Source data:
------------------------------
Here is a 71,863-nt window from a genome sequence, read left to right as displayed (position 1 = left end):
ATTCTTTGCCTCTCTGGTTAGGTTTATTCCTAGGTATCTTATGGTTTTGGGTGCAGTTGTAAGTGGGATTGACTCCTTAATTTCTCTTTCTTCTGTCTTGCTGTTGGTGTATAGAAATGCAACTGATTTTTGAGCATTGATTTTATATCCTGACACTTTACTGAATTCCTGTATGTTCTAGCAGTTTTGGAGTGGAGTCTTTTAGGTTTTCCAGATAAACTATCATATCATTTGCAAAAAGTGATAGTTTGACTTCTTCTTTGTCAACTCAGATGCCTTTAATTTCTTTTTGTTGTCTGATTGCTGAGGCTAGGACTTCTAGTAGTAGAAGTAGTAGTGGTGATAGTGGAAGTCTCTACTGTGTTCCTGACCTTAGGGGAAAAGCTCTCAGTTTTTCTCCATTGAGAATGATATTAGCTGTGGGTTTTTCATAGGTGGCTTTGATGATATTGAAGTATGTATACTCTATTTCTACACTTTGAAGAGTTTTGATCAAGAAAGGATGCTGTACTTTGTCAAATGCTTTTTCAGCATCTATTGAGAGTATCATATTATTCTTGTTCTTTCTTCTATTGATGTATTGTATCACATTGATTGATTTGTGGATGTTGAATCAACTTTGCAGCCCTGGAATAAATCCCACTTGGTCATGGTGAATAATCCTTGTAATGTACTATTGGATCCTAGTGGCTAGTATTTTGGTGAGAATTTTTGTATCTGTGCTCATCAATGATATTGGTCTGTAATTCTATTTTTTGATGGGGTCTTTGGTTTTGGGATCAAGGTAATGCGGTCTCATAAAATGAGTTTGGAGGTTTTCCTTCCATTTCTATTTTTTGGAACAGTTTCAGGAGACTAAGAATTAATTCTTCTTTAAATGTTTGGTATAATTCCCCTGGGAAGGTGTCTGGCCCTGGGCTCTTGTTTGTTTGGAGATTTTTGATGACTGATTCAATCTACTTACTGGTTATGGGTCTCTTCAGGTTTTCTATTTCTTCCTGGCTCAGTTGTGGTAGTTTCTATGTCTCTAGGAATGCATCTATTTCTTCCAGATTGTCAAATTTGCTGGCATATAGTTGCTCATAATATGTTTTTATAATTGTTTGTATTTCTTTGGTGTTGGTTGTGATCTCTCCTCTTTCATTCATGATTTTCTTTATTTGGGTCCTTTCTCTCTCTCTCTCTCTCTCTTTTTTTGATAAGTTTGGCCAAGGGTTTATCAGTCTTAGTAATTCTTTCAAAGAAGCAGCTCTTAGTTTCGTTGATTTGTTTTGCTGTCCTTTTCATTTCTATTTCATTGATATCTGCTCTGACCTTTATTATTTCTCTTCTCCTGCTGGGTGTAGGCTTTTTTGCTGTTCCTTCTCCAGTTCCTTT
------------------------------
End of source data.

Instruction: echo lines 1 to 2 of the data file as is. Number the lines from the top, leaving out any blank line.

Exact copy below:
Here is a 71,863-nt window from a genome sequence, read left to right as displayed (position 1 = left end):
ATTCTTTGCCTCTCTGGTTAGGTTTATTCCTAGGTATCTTATGGTTTTGGGTGCAGTTGTAAGTGGGATTGACTCCTTAATTTCTCTTTCTTCTGTCTTGCTGTTGGTGTATAGAAATGCAACTGATTTTTGAGCATTGATTTTATATCCTGACACTTTACTGAATTCCTGTATGTTCTAGCAGTTTTGGAGTGGAGTCTTTTAGGTTTTCCAGATAAACTATCATATCATTTGCAAAAAGTGATAGTTTGACTTCTTCTTTGTCAACTCAGATGCCTTTAATTTCTTTTTGTTGTCTGATTGCTGAGGCTAGGACTTCTAGTAGTAGAAGTAGTAGTGGTGATAGTGGAAGTCTCTACTGTGTTCCTGACCTTAGGGGAAAAGCTCTCAGTTTTTCTCCATTGAGAATGATATTAGCTGTGGGTTTTTCATAGGTGGCTTTGATGATATTGAAGTATGTATACTCTATTTCTACACTTTGAAGAGTTTTGATCAAGAAAGGATGCTGTACTTTGTCAAATGCTTTTTCAGCATCTATTGAGAGTATCATATTATTCTTGTTCTTTCTTCTATTGATGTATTGTATCACATTGATTGATTTGTGGATGTTGAATCAACTTTGCAGCCCTGGAATAAATCCCACTTGGTCATGGTGAATAATCCTTGTAATGTACTATTGGATCCTAGTGGCTAGTATTTTGGTGAGAATTTTTGTATCTGTGCTCATCAATGATATTGGTCTGTAATTCTATTTTTTGATGGGGTCTTTGGTTTTGGGATCAAGGTAATGCGGTCTCATAAAATGAGTTTGGAGGTTTTCCTTCCATTTCTATTTTTTGGAACAGTTTCAGGAGACTAAGAATTAATTCTTCTTTAAATGTTTGGTATAATTCCCCTGGGAAGGTGTCTGGCCCTGGGCTCTTGTTTGTTTGGAGATTTTTGATGACTGATTCAATCTACTTACTGGTTATGGGTCTCTTCAGGTTTTCTATTTCTTCCTGGCTCAGTTGTGGTAGTTTCTATGTCTCTAGGAATGCATCTATTTCTTCCAGATTGTCAAATTTGCTGGCATATAGTTGCTCATAATATGTTTTTATAATTGTTTGTATTTCTTTGGTGTTGGTTGTGATCTCTCCTCTTTCATTCATGATTTTCTTTATTTGGGTCCTTTCTCTCTCTCTCTCTCTCTCTTTTTTTGATAAGTTTGGCCAAGGGTTTATCAGTCTTAGTAATTCTTTCAAAGAAGCAGCTCTTAGTTTCGTTGATTTGTTTTGCTGTCCTTTTCATTTCTATTTCATTGATATCTGCTCTGACCTTTATTATTTCTCTTCTCCTGCTGGGTGTAGGCTTTTTTGCTGTTCCTTCTCCAGTTCCTTT